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Eat Mexico is a culinary love letter to one of the biggest cities in the world a chaotic, vibrant place where residents eat from sidewalk grills and stands, and markets and casual restaurants serve up fresh, hot food daily. In this book, journalist Lesley Tellez who also runs her own food tour company in Mexico City takes you through the city's most classic dishes, offering recipes from her favorite haunts on the streets, in city markets, and in small, homestyle fondas. Many of these dishes are items Americans may not recognize: the football-shaped, bean-stuffed corn tlacoyo, topped with cactus and salsa; the tortas bulging with turkey confit and a peppery herb called papalo; beer-braised rabbit, slow-cooked until tender. The book ends on a personal note, highlighting the creative, Mexican-inspired dishes like roasted poblano oatmeal that Lesley cooks at home in New York with ingredients she came to know in Mexico. With more than 100 recipes, on-location photography and text written in a friendly, personal tone, Eat Mexico is a must for anyone who loves Mexico, its food and unique urban culture."
Product Details

Table of Contents

CONTENTS Introduction Chapter 1: On the Streets Chapter 2: In the Markets Chapter 3: In the Fondas Chapter 4: In the Country Chapter 5: At Home Glossary Sources Index Acknowledgments

About the Author

Lesley Tellez grew up in a Mexican-American home in California but didn't know al pastor (chili-marinated pork) from alambre (chopped steak with bacon, peppers and onions) when she first moved to Mexico City in 2009. Yet before long, she became a daily connoisseur of the city's massive network of street vendors, was trained at one of Mexico's premier heritage cooking schools, and started a blog, The Mija Chronicles, selected by Saveur magazine as among the top culinary travel blogs in the US. Lesley also established Mexico City's first culinary tourism business, to focus on street food, markets and fondas, called Eat Mexico. She is currently writing a series for Serious Eats about her cookbook writing experience. Vist her online at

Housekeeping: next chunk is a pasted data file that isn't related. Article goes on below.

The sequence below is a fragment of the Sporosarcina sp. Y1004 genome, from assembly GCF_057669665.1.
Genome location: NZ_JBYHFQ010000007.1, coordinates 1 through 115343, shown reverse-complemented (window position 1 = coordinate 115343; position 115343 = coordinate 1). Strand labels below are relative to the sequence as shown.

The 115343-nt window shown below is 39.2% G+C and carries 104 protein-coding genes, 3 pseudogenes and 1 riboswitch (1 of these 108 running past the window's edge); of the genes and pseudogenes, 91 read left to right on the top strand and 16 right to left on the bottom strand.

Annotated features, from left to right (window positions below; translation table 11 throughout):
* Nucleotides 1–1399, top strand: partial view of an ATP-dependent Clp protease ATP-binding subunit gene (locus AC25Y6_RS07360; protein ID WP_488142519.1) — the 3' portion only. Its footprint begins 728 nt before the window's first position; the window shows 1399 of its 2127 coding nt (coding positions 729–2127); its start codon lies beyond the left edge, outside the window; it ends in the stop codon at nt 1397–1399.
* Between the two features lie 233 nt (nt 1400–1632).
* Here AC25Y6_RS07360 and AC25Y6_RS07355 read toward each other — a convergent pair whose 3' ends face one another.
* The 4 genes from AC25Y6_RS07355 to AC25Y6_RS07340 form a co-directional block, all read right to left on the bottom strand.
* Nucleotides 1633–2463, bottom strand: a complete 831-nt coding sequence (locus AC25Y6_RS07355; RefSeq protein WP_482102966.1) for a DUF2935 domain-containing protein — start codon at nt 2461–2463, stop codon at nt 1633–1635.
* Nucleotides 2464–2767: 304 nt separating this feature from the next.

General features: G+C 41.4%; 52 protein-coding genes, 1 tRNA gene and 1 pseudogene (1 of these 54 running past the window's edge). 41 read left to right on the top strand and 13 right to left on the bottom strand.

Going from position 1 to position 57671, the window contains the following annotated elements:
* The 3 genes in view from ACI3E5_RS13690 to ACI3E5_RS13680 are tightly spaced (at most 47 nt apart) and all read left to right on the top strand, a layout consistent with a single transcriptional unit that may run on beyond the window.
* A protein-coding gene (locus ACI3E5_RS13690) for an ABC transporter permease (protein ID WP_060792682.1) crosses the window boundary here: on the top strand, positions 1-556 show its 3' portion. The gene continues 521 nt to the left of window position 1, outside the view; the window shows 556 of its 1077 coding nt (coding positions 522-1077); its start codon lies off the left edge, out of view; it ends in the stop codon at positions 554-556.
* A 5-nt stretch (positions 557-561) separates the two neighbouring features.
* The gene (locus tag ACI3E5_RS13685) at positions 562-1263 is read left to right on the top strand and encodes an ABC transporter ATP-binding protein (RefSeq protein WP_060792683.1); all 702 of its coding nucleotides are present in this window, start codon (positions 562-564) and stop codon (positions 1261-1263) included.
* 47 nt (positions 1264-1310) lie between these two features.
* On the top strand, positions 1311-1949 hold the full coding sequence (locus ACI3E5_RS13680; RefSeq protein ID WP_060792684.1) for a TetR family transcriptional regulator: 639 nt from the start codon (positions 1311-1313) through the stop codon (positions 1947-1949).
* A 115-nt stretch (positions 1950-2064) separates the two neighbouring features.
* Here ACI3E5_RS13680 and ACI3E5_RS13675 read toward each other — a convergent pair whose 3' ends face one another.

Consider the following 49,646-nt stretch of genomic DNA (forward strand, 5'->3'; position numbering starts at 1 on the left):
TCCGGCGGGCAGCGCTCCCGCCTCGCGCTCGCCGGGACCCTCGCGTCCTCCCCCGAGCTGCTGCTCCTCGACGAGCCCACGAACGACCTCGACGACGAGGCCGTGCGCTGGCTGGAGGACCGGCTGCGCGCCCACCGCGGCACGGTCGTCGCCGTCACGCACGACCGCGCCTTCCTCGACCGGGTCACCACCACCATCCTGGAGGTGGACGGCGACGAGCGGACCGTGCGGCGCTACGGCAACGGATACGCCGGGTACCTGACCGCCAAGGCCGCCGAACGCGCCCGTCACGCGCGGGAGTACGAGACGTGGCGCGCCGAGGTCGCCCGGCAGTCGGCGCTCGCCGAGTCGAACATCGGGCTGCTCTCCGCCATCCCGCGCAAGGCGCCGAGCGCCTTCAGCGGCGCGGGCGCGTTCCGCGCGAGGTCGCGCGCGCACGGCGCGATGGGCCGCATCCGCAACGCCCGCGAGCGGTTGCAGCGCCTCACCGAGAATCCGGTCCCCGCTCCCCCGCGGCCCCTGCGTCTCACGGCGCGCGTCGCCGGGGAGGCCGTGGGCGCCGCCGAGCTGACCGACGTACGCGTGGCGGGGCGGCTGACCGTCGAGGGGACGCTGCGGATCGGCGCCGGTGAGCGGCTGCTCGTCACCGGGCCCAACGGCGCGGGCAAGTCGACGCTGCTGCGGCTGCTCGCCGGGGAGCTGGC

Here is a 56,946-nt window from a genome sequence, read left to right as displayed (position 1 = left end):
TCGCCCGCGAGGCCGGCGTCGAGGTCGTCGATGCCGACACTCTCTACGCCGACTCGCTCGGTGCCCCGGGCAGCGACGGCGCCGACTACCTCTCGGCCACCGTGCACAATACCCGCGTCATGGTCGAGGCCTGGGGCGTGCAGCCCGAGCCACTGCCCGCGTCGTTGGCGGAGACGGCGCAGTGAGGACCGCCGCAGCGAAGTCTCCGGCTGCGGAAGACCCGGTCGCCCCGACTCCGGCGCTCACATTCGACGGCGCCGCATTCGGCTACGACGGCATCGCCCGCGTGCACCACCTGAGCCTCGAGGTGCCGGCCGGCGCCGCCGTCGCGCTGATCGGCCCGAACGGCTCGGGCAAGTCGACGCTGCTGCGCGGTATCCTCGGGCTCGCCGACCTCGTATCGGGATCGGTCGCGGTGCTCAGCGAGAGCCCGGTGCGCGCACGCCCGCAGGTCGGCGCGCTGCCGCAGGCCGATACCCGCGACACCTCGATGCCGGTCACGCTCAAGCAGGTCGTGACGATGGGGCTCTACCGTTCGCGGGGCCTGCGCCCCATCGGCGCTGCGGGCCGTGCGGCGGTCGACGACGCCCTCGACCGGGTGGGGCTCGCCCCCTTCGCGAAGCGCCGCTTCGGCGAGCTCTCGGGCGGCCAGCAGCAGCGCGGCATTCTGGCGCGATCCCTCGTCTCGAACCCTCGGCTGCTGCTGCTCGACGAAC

Simply reading through Lesley's evocative EAT MEXICO, I could smell the crisping chicharron, the pots of herbaceous green mole, the toasty corn masa crisping on the comal. This is a delicious work of tender, first-hand any page and you'll be immediately drawn into a world of honest, irresistible flavors. -- Rick Bayless Wandering through the streets of Mexico City with Lesley is one of the most delicious and exciting things a person could do. EAT MEXICO took me right back to that trip with amazing recipes and stunning photography that captures the incredible culture found on those streets. -- Sean Brock Here is a book that love inspired, with vibrant recipes that can be easily duplicated in North American kitchens without losing their essence...and travel tips that will make you want to get on the next plane to retrace Lesley's savvy steps and eat Mexico like a native. -- Maricel E. Presilla Once, every few months, there appears an exceptional book. Often unexpected, this book will be stunning with almost every page offering a dish that you can already taste. Or a dish that you cannot fathom and that pounds on your curiosity. The exceptional book is rare, treasured, and destined to be your companion for years. EAT MEXICO is that exceptional book. If you are a fan of Mexican food, then you will enjoy this book until you have worn it out. For this is one of those books where you stop on every page and ponder: do I make it now or next weekend? But make each dish you ultimately will. -- Brian O'Rourke The Huffington Post Her new cookbook, Eat Mexico, is very much a portrait of her personal journey through Mexican cuisine, but it's also a comprehensive treatment of the beautiful everyday food of Mexico City. -- Max Falkowitz Serious Eats One of Yahoo Food's Best Cookbooks for Holiday Giving in 2015: Eat Mexico by Lesley Tellez brings Mexico City's everyday food scene to life with more than 100 recipes from the city's streets, markets, and fondas. Tellez, a blogger and culinary tour guide, was raised in a Mexican-American home, and lived in Mexico City for four years; she writes with both passion and authority. This isn't quick and easy cooking, but dishes like Green Chicken Enchiladas and Crisp Carrot Tacos are not to be missed. -- Lauren Salkeld Yahoo Anyone yearning for Mexico's ubiquitous grilled, spiced yard birds can't do better than the roasted chicken in adobo from Lesley Tellez's EAT MEXICO: Recipes From Mexico City's Streets, Markets and Fondas. There's nothing immigrant or Tex-Mex or California about the recipes in Tellez's book, which can make them challenging. ... Don't despair: The champurrado (thickened hot chocolate) and huevos Montulenos are simple to make and as reliably satisfying as the versions I gulped and gobbled in tiny cafes in the Yucatan as a kid. -- Cree LeFavour The New York Times Followers of Tellez's blog, The Mija Chronicles ( mija is short for "my daughter" know the author's keen attention to detail and her embrace of Mexico City's culinary joys. You'll find the same assets in her recent cookbook, "Eat Mexico: Recipes From Mexico City's Streets, Markets & Fondas". -- Judy Hevrdejs Chicago Tribune As much as I'd love to travel to Mexico City and sample from market stall to stall, eating mole and sipping aquas frescas at countertop restaurant stands, I can recreate the flavors at home with the new cookbook Eat Mexico: Recipes from Mexico City's Streets, Markets & Fondas by Lesley Tellez. -- Casey Barber Good Food Stories Tellez is a respected authority in Mexican cooking, with her cookbook, Eat Mexico: Recipes from Mexico City's Streets, Markets and Fondas" giving readers a fantastic trip through Mexican street food. -- Ivan Favelevic Chicago Sun Times Rating: Three Forks. The recipes are pretty easy to execute. -- Paula Forbes epicurious Part travel journal, part cookbook, Lesley Tellez homage to Mexican cooking in her book Eat Mexico: Recipes from Mexico City's Streets, Markets & Fondas will have you seeking out your local Latino supermarkets to recreate these authentic flavors of Mexico City. -- Andie Huber In her new cookbook, Eat Mexico: Recipes from Mexico City's Streets, Markets & Fondas journalist, traveler, and Latin food aficionado Lesley Tellez celebrates the growing fame of the food and culture in the capital's streets, fondas, and markets. Billed as a love letter to the intricate cuisine of Mexico City, the cookbook unlocks the city's culinary identity and showcases dishes from its urban centers to its rustic, rural outskirts. -- Amanda Cargill The Latin Kitchen "Eat Mexico: Recipes from Mexico City's Streets, Markets & Fondas" comes from an author well familiar with Mexico's street foods, and who pairs gorgeous color photos with food images to capture both the culture and the culinary fare of Mexico's streets, from markets to completed dishes. Chile Pasilla Salsa uses chilis and tomatoes in a simple spicy sauce, Mole from the Pot, from central Mexico, is actually a soup and refutes the notion that all moles are thick sauces, and Slow-Cooked Pork Carnitas provides a warming dish that can be made ahead. All are delightful recipes that add an extra dimension to the typical Mexican endeavor. -- Diane Donovan Midwest Review of Books/California Bookwatch If you want to know what it's like to hear the sing song of vendors in the open air markets or tianguis in Mexico City's Colonia Roma or walk along the Centro Historico's sidewalk food stands, open the pages of Eat Mexico: Recipes from Mexico City's Streets, Markets, and Fondas by Lesley Tellez. In her first cookbook, the California born-and-raised blogger and cultural observer takes us with her on a wonderful culinary tour of the city. We linger over the comida corrida at a neighborhood fonda and look at the street scenes and buzzing markets beautifully captured by award-winning photographer Penny de los Santos. NBC News Tellez spent four years eating food made by street vendors and in markets and fondas. During that time, she wrote Eat Mexico, where she shares some of her favorite recipes for tortillas with fresh nixtamal, taco-stand style salsa, tamales, slow-cooked pork, quesadillas, enchiladas and much more. -- Dina El Nabli Edible Feast Nominee in the Piglet Tournament of Cookbooks, 2016 Food52